The pandemic has rolled back years of progress towards equality between men and women, according to a report released Wednesday showing the crisis had added decades to the trajectory towards closing the gender gap.
A range of studies have shown that the Covid-19 pandemic has had a disproportionate impact on women, who have lost jobs at a higher rate than men, and had to take on much more of the extra childcare burden when schools closed.
The effects will be felt in the long-term, according to the World Economic Forum, which in its annual Global Gender Gap Report found that the goalposts for gender parity appeared to be moving further away.
"There has been sort of a rollback to traditional behaviours inside the home, and that then creates a double shift for women who are working," WEF managing director Saadia Zahidi told a virtual press conference.
The organisation, which usually gathers the global elite in the plush Swiss ski resort of Davos each year, had found in its previous report, published in December 2019 right before the pandemic hit, that gender parity across a range of areas would be reached within 99.5 years.
But this year's report shows the world is not on track to close the gender gap for another 135.6 years.
"Another generation of women will have to wait for gender parity," the WEF said in a statement.
The Geneva-based organisation's annual report tracks disparities between the sexes in 156 countries across four areas: education, health, economic opportunity and political empowerment.
Workplace equality in 267 years
On the plus side, women appear to be gradually closing the gender gap in areas such as health and education.
But inequality in the workplace—which has long appeared to be the stickiest area to fix—is still not expected to be erased for another 267.6 years.
And the pandemic has not helped.
The WEF pointed to a study by the UN's International Labour Organization showing that women were more likely to lose their jobs in the crisis, in part because they are disproportionately represented in sectors directly disrupted by lockdowns.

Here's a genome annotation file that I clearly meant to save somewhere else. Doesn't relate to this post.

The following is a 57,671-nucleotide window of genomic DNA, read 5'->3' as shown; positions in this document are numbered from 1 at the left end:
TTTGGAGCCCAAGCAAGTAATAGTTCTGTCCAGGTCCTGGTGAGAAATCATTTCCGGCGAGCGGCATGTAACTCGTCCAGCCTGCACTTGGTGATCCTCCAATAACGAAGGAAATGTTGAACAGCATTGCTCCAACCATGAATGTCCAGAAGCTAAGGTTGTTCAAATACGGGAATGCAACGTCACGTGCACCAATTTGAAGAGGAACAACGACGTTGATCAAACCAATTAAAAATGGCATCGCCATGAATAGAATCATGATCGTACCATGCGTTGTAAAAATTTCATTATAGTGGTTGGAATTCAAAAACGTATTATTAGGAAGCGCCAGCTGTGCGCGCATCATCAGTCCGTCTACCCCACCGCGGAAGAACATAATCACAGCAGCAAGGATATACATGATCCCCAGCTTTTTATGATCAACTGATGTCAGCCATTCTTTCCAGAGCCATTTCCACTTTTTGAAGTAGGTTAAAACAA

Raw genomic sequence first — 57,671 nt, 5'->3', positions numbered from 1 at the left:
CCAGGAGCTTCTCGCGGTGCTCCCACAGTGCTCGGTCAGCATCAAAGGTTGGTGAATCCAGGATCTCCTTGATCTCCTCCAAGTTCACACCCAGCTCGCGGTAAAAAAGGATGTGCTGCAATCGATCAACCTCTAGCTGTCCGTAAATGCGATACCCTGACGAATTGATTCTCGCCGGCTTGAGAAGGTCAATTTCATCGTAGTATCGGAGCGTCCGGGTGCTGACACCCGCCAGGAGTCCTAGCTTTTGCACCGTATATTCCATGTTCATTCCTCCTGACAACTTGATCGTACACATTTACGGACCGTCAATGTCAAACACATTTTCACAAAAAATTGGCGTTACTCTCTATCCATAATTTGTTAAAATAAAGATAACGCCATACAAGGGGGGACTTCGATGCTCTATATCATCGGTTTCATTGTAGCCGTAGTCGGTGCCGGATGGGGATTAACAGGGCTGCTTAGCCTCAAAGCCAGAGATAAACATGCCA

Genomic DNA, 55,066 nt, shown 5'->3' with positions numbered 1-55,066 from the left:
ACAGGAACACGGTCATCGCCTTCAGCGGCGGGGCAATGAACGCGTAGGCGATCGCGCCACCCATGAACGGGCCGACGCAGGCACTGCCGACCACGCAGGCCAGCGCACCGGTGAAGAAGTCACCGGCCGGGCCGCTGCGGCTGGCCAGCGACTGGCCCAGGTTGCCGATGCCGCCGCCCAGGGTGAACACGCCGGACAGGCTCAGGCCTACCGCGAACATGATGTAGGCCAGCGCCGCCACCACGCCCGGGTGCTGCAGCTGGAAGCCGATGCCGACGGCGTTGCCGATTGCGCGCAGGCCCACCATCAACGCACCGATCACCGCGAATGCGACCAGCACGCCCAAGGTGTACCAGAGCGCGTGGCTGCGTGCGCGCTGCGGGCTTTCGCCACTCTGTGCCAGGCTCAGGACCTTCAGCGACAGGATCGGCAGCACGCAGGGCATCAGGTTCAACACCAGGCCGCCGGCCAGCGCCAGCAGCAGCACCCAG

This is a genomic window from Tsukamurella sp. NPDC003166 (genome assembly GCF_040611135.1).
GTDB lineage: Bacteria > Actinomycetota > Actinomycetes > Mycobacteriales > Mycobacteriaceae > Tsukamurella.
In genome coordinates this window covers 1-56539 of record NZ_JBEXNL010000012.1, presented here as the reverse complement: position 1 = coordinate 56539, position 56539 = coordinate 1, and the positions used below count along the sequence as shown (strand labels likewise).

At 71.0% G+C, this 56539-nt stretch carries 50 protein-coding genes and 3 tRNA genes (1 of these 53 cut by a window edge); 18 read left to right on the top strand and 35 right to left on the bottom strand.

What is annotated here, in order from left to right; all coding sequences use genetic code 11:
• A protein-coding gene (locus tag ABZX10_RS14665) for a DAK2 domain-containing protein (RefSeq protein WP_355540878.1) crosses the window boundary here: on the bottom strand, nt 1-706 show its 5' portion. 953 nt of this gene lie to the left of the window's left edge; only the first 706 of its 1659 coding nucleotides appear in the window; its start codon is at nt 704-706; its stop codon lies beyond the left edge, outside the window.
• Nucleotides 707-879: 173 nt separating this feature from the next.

Surveys by pollsters Ipsos have meanwhile shown that women were carrying a greater share of the burden of increased housework and childcare during lockdowns.
"We find that women around the world are now spending (the equivalent of) a full-time job doing childcare," Ipsos chief operating officer Natalie Lacey told Wednesday's press conference.
"This has taken its toll. The level of stress that women are feeling is higher than men," she said.
Women were also being hired back at a slower rate than men as workplaces opened up again, according to LinkedIn data referenced in the report.
"It has been a very tough year for working women," LinkedIn vice president Sue Duke told the press conference.
At the start of the pandemic, women "saw a real dip in hiring... (and this) is recovering slower than male hiring," she said, lamenting especially a "marked decline in the hiring of women to leadership roles."
Wednesday's report also highlighted the severe under-representation of women in the ballooning tech sector.
"If we want a dynamic future economy, it is vital for women to be represented in the jobs of tomorrow," Zahidi said.
Political gender gap growing
It was in the political sphere that the march towards gender parity did the biggest about-face, with several large-population countries seeing the political gender gap widen, the WEF study found.
Women still hold just over a quarter of parliamentary seats worldwide, and only 22.6 percent of ministerial positions.
On its current trajectory, the political gender gap is not expected to close completely for another 145.5 years, the report found.
That marks a 50-percent hike from the estimated 95 years in the 2020 report, released at the end of 2019, WEF pointed out.
Progress across the categories varies greatly in different countries and regions.
The report pointed out that while Western European countries could close their overall gender gap in 52.1 years, countries in the Middle East and North Africa will take nearly 142.4 years to do so.
Overall, the Nordic countries once again dominated the top of the table: the gap between men and women was narrowest in Iceland, for the 12th year running, followed by Finland and Norway.
New Zealand took fourth place, ahead of Sweden.
© 2021 AFP